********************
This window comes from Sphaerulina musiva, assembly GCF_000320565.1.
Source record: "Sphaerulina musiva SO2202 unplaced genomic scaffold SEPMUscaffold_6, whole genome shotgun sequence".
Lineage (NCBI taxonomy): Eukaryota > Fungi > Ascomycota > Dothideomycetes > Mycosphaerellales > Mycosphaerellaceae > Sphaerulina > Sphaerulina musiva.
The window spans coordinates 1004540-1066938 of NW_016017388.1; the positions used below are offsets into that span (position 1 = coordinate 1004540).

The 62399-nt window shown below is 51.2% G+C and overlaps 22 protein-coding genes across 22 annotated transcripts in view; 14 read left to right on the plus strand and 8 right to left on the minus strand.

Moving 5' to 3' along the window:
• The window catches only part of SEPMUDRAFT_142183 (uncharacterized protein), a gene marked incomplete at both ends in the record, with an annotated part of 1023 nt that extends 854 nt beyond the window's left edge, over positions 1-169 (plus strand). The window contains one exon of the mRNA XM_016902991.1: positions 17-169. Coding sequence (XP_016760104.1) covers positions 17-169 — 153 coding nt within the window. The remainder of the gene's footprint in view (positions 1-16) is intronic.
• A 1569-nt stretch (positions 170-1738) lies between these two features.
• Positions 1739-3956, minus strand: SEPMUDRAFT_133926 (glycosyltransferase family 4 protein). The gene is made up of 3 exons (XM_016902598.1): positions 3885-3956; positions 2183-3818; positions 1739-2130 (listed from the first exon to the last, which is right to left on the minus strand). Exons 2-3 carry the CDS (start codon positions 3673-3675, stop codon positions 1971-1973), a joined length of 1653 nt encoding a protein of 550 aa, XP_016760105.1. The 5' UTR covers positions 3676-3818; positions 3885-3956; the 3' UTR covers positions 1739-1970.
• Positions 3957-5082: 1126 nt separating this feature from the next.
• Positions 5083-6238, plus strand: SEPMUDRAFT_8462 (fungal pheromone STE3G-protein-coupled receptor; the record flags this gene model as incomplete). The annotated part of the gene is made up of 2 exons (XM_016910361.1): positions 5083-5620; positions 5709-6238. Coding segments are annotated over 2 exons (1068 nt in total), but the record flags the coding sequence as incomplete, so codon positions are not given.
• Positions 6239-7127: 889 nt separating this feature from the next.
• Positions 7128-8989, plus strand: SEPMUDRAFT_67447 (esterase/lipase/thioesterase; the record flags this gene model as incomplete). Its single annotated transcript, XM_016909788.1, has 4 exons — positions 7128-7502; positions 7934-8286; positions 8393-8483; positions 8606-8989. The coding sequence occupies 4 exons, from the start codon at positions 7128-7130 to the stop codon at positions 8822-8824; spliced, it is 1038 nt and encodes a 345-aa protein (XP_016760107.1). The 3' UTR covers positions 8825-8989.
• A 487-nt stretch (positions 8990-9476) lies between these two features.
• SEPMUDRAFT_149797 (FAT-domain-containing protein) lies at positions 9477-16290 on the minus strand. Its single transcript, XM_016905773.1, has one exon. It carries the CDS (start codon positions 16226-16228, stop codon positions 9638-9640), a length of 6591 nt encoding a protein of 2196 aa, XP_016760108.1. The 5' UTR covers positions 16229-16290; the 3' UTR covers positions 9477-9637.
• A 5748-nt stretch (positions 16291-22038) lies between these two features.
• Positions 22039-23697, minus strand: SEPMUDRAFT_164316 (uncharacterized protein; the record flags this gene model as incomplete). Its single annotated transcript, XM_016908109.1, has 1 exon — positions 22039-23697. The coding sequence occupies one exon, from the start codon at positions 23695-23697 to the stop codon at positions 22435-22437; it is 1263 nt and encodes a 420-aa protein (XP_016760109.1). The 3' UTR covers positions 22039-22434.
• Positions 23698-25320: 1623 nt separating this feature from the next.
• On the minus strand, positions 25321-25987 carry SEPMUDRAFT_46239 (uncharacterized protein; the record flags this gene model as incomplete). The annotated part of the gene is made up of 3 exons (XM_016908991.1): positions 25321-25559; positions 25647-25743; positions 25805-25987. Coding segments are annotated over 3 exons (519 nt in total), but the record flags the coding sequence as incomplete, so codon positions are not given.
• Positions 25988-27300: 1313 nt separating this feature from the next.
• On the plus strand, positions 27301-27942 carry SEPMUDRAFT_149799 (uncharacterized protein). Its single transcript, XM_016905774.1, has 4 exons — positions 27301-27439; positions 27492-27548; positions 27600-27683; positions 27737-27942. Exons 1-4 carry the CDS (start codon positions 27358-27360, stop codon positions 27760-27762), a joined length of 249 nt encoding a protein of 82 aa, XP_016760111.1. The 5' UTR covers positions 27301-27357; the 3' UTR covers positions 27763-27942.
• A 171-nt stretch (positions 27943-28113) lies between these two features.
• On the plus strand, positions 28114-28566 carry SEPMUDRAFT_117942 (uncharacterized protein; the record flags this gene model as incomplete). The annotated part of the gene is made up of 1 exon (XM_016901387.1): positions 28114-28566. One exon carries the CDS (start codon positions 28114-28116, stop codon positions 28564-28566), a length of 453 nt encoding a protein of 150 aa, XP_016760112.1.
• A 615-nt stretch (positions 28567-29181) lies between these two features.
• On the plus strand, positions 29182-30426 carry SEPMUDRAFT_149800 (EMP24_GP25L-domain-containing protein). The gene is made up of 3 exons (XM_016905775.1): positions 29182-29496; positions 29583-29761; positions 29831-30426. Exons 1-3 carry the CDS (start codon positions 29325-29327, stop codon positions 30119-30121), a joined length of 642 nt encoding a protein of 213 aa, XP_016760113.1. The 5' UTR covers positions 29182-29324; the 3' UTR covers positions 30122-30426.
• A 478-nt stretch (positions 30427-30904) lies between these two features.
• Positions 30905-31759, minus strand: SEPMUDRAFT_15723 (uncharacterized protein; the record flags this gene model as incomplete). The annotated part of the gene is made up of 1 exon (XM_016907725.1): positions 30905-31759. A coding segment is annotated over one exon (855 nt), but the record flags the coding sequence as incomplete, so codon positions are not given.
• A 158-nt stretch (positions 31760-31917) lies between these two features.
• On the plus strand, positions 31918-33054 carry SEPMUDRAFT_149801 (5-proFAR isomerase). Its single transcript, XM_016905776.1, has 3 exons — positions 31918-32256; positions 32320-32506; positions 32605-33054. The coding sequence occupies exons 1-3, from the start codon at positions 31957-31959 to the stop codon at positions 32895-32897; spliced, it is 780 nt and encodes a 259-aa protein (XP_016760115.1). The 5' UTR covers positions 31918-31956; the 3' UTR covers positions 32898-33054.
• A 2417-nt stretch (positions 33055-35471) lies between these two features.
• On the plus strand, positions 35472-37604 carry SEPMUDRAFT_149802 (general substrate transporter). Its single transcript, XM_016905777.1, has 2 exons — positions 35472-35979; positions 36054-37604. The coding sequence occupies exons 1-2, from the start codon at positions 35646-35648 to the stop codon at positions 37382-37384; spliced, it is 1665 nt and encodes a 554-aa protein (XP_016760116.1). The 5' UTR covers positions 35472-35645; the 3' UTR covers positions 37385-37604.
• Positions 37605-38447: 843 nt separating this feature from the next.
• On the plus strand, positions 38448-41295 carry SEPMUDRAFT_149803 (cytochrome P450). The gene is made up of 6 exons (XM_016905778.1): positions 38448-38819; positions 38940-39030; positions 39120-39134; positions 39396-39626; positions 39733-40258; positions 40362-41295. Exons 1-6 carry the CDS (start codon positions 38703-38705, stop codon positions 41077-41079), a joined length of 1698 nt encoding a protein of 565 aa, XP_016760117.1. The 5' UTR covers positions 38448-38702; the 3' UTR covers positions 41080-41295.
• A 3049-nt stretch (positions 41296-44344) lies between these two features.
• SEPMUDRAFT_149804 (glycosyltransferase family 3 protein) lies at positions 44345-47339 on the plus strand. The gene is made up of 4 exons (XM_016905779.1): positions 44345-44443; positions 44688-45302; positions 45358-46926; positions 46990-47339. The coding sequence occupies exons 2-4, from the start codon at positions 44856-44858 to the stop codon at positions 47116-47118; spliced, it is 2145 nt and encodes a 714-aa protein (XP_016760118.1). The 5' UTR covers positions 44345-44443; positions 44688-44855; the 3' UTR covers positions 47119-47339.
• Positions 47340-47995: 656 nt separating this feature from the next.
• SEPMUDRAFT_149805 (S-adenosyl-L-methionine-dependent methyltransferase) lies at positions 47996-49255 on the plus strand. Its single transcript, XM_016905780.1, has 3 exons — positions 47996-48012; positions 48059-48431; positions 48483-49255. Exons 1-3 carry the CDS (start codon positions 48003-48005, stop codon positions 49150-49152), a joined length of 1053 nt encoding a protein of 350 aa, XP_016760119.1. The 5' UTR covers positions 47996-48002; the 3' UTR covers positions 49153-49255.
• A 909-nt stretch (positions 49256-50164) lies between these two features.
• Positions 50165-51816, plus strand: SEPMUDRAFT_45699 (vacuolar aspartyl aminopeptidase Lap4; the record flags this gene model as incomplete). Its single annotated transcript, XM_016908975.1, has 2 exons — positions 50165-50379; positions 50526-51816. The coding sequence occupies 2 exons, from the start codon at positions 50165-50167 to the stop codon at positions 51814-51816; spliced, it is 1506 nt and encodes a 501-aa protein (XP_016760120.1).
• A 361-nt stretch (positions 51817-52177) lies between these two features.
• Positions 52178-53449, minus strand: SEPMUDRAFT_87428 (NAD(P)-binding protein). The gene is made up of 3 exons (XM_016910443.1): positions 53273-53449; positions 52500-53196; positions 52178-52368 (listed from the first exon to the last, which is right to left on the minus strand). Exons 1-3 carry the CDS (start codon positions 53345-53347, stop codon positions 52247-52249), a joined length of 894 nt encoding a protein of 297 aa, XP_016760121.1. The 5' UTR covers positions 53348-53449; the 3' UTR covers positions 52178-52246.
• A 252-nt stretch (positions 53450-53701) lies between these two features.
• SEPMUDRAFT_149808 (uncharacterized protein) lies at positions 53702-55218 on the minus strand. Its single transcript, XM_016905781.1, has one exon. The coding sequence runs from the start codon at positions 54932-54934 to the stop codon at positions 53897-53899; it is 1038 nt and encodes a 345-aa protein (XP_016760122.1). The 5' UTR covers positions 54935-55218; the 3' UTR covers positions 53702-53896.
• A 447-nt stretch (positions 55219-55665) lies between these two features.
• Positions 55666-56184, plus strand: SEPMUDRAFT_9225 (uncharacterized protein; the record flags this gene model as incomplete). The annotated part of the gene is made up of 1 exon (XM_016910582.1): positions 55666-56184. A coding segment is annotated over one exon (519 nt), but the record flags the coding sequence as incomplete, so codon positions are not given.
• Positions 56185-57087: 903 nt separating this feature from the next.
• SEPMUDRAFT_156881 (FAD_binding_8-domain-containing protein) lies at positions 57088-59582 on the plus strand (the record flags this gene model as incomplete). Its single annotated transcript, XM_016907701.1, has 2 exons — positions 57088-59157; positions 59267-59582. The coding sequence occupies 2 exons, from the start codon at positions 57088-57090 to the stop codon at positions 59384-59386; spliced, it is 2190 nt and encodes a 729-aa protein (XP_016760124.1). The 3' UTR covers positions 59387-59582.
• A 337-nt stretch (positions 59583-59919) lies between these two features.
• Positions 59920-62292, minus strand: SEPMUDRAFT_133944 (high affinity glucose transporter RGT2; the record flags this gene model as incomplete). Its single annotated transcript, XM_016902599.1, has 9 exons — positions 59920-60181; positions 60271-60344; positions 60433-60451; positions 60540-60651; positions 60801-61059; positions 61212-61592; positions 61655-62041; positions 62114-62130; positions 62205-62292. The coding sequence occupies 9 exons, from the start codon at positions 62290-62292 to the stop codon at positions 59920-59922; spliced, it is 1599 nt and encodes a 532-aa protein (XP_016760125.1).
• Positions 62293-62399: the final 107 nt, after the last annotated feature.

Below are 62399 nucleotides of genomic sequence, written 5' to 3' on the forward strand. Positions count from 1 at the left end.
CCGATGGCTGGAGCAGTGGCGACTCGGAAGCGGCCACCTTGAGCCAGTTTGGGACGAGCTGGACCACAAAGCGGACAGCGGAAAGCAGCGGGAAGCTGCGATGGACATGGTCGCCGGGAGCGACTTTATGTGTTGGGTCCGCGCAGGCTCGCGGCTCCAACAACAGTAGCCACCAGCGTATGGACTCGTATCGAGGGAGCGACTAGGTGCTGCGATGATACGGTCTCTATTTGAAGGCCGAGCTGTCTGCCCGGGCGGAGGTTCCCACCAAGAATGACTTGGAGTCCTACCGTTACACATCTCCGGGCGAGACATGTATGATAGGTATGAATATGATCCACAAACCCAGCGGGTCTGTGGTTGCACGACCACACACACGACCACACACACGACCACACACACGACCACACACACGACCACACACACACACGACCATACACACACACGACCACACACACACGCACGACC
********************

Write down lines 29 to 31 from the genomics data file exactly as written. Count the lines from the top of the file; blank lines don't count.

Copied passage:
• On the plus strand, positions 31918-33054 carry SEPMUDRAFT_149801 (5-proFAR isomerase). Its single transcript, XM_016905776.1, has 3 exons — positions 31918-32256; positions 32320-32506; positions 32605-33054. The coding sequence occupies exons 1-3, from the start codon at positions 31957-31959 to the stop codon at positions 32895-32897; spliced, it is 780 nt and encodes a 259-aa protein (XP_016760115.1). The 5' UTR covers positions 31918-31956; the 3' UTR covers positions 32898-33054.
• A 2417-nt stretch (positions 33055-35471) lies between these two features.
• On the plus strand, positions 35472-37604 carry SEPMUDRAFT_149802 (general substrate transporter). Its single transcript, XM_016905777.1, has 2 exons — positions 35472-35979; positions 36054-37604. The coding sequence occupies exons 1-2, from the start codon at positions 35646-35648 to the stop codon at positions 37382-37384; spliced, it is 1665 nt and encodes a 554-aa protein (XP_016760116.1). The 5' UTR covers positions 35472-35645; the 3' UTR covers positions 37385-37604.